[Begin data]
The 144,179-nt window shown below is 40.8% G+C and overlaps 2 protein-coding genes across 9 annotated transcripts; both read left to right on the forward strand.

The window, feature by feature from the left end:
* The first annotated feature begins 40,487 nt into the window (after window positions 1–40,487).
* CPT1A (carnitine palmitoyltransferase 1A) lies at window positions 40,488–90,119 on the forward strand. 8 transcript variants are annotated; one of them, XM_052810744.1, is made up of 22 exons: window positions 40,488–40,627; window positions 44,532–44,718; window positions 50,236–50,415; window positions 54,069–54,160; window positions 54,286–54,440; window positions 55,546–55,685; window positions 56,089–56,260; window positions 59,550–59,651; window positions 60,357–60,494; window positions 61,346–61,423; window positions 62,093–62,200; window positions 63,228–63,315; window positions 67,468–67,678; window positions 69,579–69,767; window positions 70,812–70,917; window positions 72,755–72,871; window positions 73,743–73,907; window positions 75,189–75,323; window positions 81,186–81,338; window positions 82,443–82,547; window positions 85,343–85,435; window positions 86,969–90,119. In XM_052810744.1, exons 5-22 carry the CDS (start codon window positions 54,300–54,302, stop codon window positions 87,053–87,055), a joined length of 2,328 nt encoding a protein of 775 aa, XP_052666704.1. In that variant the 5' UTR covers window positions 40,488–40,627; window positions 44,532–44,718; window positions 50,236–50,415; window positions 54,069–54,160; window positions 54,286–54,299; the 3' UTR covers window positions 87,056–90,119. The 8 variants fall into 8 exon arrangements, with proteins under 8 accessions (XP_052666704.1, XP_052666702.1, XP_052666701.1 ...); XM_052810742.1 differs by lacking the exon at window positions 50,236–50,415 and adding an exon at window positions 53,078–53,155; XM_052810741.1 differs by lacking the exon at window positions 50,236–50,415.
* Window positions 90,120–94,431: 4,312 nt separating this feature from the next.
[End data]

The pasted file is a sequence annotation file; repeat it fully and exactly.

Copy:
The 144,179-nt window shown below is 40.8% G+C and overlaps 2 protein-coding genes across 9 annotated transcripts; both read left to right on the forward strand.

The window, feature by feature from the left end:
* The first annotated feature begins 40,487 nt into the window (after window positions 1–40,487).
* CPT1A (carnitine palmitoyltransferase 1A) lies at window positions 40,488–90,119 on the forward strand. 8 transcript variants are annotated; one of them, XM_052810744.1, is made up of 22 exons: window positions 40,488–40,627; window positions 44,532–44,718; window positions 50,236–50,415; window positions 54,069–54,160; window positions 54,286–54,440; window positions 55,546–55,685; window positions 56,089–56,260; window positions 59,550–59,651; window positions 60,357–60,494; window positions 61,346–61,423; window positions 62,093–62,200; window positions 63,228–63,315; window positions 67,468–67,678; window positions 69,579–69,767; window positions 70,812–70,917; window positions 72,755–72,871; window positions 73,743–73,907; window positions 75,189–75,323; window positions 81,186–81,338; window positions 82,443–82,547; window positions 85,343–85,435; window positions 86,969–90,119. In XM_052810744.1, exons 5-22 carry the CDS (start codon window positions 54,300–54,302, stop codon window positions 87,053–87,055), a joined length of 2,328 nt encoding a protein of 775 aa, XP_052666704.1. In that variant the 5' UTR covers window positions 40,488–40,627; window positions 44,532–44,718; window positions 50,236–50,415; window positions 54,069–54,160; window positions 54,286–54,299; the 3' UTR covers window positions 87,056–90,119. The 8 variants fall into 8 exon arrangements, with proteins under 8 accessions (XP_052666704.1, XP_052666702.1, XP_052666701.1 ...); XM_052810742.1 differs by lacking the exon at window positions 50,236–50,415 and adding an exon at window positions 53,078–53,155; XM_052810741.1 differs by lacking the exon at window positions 50,236–50,415.
* Window positions 90,120–94,431: 4,312 nt separating this feature from the next.